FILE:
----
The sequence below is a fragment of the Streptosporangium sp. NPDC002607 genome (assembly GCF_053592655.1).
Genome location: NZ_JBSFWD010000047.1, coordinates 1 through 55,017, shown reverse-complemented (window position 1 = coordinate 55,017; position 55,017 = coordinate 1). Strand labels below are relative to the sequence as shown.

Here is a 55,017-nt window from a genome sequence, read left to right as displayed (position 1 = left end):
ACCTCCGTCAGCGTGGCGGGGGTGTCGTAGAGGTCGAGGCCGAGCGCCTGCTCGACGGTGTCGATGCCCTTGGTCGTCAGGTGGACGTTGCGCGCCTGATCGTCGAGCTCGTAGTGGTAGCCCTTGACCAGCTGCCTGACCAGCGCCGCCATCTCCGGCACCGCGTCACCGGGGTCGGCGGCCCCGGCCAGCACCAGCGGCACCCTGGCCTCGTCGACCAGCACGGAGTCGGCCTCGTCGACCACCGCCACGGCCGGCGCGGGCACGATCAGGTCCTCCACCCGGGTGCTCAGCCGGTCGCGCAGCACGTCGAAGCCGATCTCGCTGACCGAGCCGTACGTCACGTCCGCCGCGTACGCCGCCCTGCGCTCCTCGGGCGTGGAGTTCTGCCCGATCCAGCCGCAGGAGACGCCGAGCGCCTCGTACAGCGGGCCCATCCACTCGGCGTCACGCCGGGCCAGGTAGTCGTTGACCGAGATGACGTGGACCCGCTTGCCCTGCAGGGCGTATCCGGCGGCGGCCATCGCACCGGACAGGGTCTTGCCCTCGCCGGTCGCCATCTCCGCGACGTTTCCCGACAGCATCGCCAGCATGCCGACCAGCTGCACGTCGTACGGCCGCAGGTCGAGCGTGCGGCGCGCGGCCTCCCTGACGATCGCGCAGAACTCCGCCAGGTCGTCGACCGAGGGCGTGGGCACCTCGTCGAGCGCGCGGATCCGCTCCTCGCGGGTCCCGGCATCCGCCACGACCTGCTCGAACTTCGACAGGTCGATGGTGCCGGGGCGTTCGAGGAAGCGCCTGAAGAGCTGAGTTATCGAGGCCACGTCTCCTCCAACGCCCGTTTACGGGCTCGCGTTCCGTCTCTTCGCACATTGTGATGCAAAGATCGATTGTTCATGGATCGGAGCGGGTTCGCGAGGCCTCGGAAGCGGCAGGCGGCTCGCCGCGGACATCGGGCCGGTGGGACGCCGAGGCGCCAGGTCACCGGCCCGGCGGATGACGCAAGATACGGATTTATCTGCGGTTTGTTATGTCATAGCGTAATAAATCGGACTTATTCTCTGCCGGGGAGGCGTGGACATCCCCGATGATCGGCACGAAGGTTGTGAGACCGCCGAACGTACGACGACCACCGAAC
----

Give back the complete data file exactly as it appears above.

The sequence below is a fragment of the Streptosporangium sp. NPDC002607 genome (assembly GCF_053592655.1).
Genome location: NZ_JBSFWD010000047.1, coordinates 1 through 55,017, shown reverse-complemented (window position 1 = coordinate 55,017; position 55,017 = coordinate 1). Strand labels below are relative to the sequence as shown.

Here is a 55,017-nt window from a genome sequence, read left to right as displayed (position 1 = left end):
ACCTCCGTCAGCGTGGCGGGGGTGTCGTAGAGGTCGAGGCCGAGCGCCTGCTCGACGGTGTCGATGCCCTTGGTCGTCAGGTGGACGTTGCGCGCCTGATCGTCGAGCTCGTAGTGGTAGCCCTTGACCAGCTGCCTGACCAGCGCCGCCATCTCCGGCACCGCGTCACCGGGGTCGGCGGCCCCGGCCAGCACCAGCGGCACCCTGGCCTCGTCGACCAGCACGGAGTCGGCCTCGTCGACCACCGCCACGGCCGGCGCGGGCACGATCAGGTCCTCCACCCGGGTGCTCAGCCGGTCGCGCAGCACGTCGAAGCCGATCTCGCTGACCGAGCCGTACGTCACGTCCGCCGCGTACGCCGCCCTGCGCTCCTCGGGCGTGGAGTTCTGCCCGATCCAGCCGCAGGAGACGCCGAGCGCCTCGTACAGCGGGCCCATCCACTCGGCGTCACGCCGGGCCAGGTAGTCGTTGACCGAGATGACGTGGACCCGCTTGCCCTGCAGGGCGTATCCGGCGGCGGCCATCGCACCGGACAGGGTCTTGCCCTCGCCGGTCGCCATCTCCGCGACGTTTCCCGACAGCATCGCCAGCATGCCGACCAGCTGCACGTCGTACGGCCGCAGGTCGAGCGTGCGGCGCGCGGCCTCCCTGACGATCGCGCAGAACTCCGCCAGGTCGTCGACCGAGGGCGTGGGCACCTCGTCGAGCGCGCGGATCCGCTCCTCGCGGGTCCCGGCATCCGCCACGACCTGCTCGAACTTCGACAGGTCGATGGTGCCGGGGCGTTCGAGGAAGCGCCTGAAGAGCTGAGTTATCGAGGCCACGTCTCCTCCAACGCCCGTTTACGGGCTCGCGTTCCGTCTCTTCGCACATTGTGATGCAAAGATCGATTGTTCATGGATCGGAGCGGGTTCGCGAGGCCTCGGAAGCGGCAGGCGGCTCGCCGCGGACATCGGGCCGGTGGGACGCCGAGGCGCCAGGTCACCGGCCCGGCGGATGACGCAAGATACGGATTTATCTGCGGTTTGTTATGTCATAGCGTAATAAATCGGACTTATTCTCTGCCGGGGAGGCGTGGACATCCCCGATGATCGGCACGAAGGTTGTGAGACCGCCGAACGTACGACGACCACCGAAC